30 years passed for Misumi San since his first double homicide, which cost him a long period of his life in jail. Now destiny wants that the lawyer who is to defend his present case –also a homicide– happens to be the son of the judge who handed down the former sentence. With this film, director Koreeda enters a new genre, thriller, suspense with murder, court-related movies, that is alien to his work, usually free of violence but always full of moral dilemmas. However, some of his identity signs can still be seen in the ambiguous treatment of the main character: a very grave and psychologically unbalanced suspect –very well in his role Kôji Yakusho, whose performance as an unfaithful husband in Lost Paradise (失楽園, Shitsurakuen), from 1997, left in me a bitter unforgettable feeling back in the day–.
Family issues are not forgotten either in this story, with a more than likely incestuous relationship that might have prompted the murder, and a contradictory and obscure attitude in the victim’s wife. Everything is under doubt for the viewer, who along with the lawyer’s character played by Masaharu Fukuyama –I liked him much more in Scoop (2016) and in the also Koreeda’s Like Father, Like Son (そして父になる, Soshite Chichi ni Naru, 2013)–, follows the court’s dynamics until its logical conclusion.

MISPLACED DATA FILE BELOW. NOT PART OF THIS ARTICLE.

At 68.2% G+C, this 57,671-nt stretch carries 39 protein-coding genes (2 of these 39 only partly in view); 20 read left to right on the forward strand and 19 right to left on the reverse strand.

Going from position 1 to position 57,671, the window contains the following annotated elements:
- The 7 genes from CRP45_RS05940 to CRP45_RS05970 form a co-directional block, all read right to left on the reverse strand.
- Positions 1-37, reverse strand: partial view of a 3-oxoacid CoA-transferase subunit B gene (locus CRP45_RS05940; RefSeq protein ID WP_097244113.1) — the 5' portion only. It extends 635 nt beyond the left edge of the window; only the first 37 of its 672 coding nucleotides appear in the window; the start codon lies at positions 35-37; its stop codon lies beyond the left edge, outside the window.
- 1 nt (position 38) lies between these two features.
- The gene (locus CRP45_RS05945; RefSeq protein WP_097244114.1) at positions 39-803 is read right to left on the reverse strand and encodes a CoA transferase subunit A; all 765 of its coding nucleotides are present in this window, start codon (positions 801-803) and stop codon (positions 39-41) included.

The two men start from a cold and professional relationship, although determined by the family coincidence of the laywer’s father. More and more encounters and visits to jail happen, and Koreeda’s camera registers the approaching of both souls with reflections on the thick glass that divides the men, with the lawyer’s desperation and obsession for entering the accused man’s head in order to understand his motives and to save him from a likely death sentence. At the same time, Misumi’s interest in misleading Shigemori’s investigation will constitute a final twist in the story. And the third assassination is still to be committed in the fashion of sacrifice, which the Japanese judicial system cannot assume.
If in After the Storm (海よりまだ深く、Umi yori mada fukaku, 2016) Koreeda played with broken and abandoned umbrellas at the end of the film as a metaphor of the irreversible wreck of the character’s life, this time we see Misumi leaving the court towards the gallows letting imaginary birds freely fly from his hands, under the constant gaze of Suzu Hirose (Sakie), the young and talented actress omnipresent in Japanese cinema nowadays.